[Note: Khan Academy is the opposite of the idea I just described. It's great in its own way, but pretty much the opposite of the open system where everyone can teach. The same is true for most of the comments I see about it "already being done."]
 
 
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Nov 4, 2013
I think this is youtube...except that the teacher gets paid less than the google - but still enough that people who like teaching do provide content. Good content.
 
 
Oct 24, 2013
Scott, thanks for opening up the idea. Check out this blog on today's NY Times which talks about an (old) teaching style called Mastery Learning which has new feasibility because video lessons free up a teacher from giving just one lecture at a time.

http://opinionator.blogs.nytimes.com/2013/10/23/in-flipped-classrooms-a-method-for-mastery/
 
 
+4 Rank Up Rank Down
Oct 23, 2013
In its basis, I think it is an exciting idea, and certainly one that is heart-warming. Education really makes for a better world.

As with any idea, though, it needs to be challenged to make it hardened. Here's a few concerns I have:

- Voting is quite a terrible way to try to get the "best" class on top. There is a danger of the most attractive, funny, or "easy" teacher always winning. Take a look at your Facebook feed to see funny cats winning over world-important news.

- If teachers are surrounded by a pro team to make for a well-recorded session, wouldn't that mean that the best-funded teachers always win, whilst the quality of the teacher should really be the winning factor? Wouldn't it start a rich getting richer cycle? And why would anyone become a teacher anymore when the winner takes it all?

- Where's the interactivity? Classes consist of more than listening. There's interactivity between students and between students and teachers.

- Where's the legislation part? Education is constrained by a lot of legislation. Adding this on top of traditional schooling for sure is no problem, but replacing traditional schooling alltogether has a lot of legal aspects I imagine.
 
 
Oct 22, 2013
A related idea I would like to see stolen is this:

Micro schools with two or three teachers (More than one is necessary for safety reasons) and a handful of students - who study in a much more relaxed and supportive environment than is possible in a traditional school. This model would be especially helpful for grades 6 to 9. Middle school is the absolute worst place to throw kids during puberty. We lose many kids we don't need to lose.

A microschool teacher might earn $40K/year - not great -but the hours are good. Three teachers would cost $120K. Add 40% for fully-burdened costs - so $168,000. Divide by 30 students - and you have a staffing cost of $5,600/student per year.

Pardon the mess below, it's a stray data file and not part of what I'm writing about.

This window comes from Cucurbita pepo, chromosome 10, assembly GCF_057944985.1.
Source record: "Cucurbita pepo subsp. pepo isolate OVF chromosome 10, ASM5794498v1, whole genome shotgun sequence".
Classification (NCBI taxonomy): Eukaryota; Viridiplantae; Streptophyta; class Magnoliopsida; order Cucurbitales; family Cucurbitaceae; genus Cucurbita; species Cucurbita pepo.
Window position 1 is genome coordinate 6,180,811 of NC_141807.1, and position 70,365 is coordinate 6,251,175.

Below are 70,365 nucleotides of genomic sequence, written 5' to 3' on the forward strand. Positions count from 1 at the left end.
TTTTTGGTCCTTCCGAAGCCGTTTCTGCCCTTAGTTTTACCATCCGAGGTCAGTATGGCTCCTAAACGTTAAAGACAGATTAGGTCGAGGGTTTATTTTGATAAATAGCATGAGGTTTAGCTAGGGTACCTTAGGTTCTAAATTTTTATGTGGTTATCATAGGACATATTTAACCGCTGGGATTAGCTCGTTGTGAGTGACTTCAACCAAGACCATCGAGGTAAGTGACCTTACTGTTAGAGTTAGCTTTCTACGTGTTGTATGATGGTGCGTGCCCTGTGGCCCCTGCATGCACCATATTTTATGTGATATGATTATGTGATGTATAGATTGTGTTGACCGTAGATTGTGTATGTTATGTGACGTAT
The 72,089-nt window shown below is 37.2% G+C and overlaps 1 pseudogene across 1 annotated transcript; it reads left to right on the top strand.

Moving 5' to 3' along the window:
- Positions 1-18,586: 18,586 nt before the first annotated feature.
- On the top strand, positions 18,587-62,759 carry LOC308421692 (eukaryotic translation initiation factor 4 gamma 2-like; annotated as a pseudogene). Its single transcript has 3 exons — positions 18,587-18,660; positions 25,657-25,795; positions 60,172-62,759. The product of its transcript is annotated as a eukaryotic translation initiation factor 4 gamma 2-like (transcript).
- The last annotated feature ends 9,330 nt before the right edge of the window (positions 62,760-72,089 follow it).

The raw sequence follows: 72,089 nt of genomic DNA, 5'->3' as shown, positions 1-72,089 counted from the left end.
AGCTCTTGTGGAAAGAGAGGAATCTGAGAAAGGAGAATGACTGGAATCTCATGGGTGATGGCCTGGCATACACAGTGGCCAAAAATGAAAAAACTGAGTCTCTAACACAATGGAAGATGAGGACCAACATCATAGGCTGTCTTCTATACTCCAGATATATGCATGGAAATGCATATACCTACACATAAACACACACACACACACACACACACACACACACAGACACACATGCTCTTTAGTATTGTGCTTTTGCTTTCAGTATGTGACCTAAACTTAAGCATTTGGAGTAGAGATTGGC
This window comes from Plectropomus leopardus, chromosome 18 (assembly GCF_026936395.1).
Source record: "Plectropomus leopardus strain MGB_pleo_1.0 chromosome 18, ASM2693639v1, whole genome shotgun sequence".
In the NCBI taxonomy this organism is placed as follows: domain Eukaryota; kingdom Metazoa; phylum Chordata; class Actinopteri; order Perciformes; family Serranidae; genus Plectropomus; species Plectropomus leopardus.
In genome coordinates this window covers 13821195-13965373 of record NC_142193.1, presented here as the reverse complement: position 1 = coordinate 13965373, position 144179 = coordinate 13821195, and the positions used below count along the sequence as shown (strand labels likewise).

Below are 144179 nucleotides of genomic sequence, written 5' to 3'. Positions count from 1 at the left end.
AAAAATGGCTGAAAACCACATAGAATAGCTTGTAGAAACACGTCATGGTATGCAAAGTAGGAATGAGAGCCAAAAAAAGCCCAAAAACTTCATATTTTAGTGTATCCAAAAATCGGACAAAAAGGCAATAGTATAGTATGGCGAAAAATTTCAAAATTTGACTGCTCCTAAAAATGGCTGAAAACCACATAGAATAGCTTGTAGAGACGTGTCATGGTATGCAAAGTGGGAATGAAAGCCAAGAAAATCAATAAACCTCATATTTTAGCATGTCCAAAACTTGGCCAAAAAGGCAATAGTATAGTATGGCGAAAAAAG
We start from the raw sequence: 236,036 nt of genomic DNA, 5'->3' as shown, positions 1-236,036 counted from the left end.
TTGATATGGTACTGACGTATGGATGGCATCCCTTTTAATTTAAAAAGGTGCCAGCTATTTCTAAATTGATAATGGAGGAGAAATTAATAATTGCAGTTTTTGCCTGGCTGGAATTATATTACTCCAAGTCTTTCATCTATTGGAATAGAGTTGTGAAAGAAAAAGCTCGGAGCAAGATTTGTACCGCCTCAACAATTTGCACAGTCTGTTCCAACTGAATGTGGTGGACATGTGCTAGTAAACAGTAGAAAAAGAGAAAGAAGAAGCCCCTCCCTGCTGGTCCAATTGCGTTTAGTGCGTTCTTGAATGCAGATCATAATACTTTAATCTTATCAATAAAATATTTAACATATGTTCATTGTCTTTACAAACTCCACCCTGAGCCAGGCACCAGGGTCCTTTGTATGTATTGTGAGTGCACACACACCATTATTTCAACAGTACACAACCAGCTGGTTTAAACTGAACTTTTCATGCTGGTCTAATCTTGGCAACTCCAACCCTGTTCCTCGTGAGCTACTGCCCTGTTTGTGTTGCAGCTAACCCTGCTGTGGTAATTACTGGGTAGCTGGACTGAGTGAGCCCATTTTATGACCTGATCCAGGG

That is in-line with what many states spend today - on teacher salaries. Total expenses would be higher, of course. Mid-range per-student spending is around $11,000.

A micro-school could probably manage the rest of its expenses at $162K.

On-line education programs free teachers from needing to be subject matter experts. They need to be child-development experts, helping kids navigate the transition from childhood to adulthood. They can focus on helping them think through the consequences of their decisions, improve their social interactions, etc. From an educational perspective, they would curate the educational process for each student - finding materials that each student finds engaging. There would be requirements to spend at least an hour per day reading (or learning to read if necessary), doing math, writing -etc - but at the students' level. The focus would be on tapping into intrinsic motivation - rather than following the traditional path of threatened punishments and dangled rewards.

I guarantee that, on average, students who read interesting books on a wide range of subjects for an hour per day will perform better on standardized tests than students who spend three hours per day filling out mind-numbing work-sheets - designed to teach the same concepts covered by the books.

If they are following a self-paced math program the natural human desire to progress will propel them forward better than any teacher-devised program. It goes on. For many students, micro-schools could mean the difference between success and failure.

Three teachers could easily manage 30 kids - while providing a high-quality program for them, tailored to the interests of the students. It would be a far more enjoyable learning and teaching environment. Better for all around. It is not an efficient means of delivering education for the majority of students -but it could save many from years of unproductive, under-acheiverdom.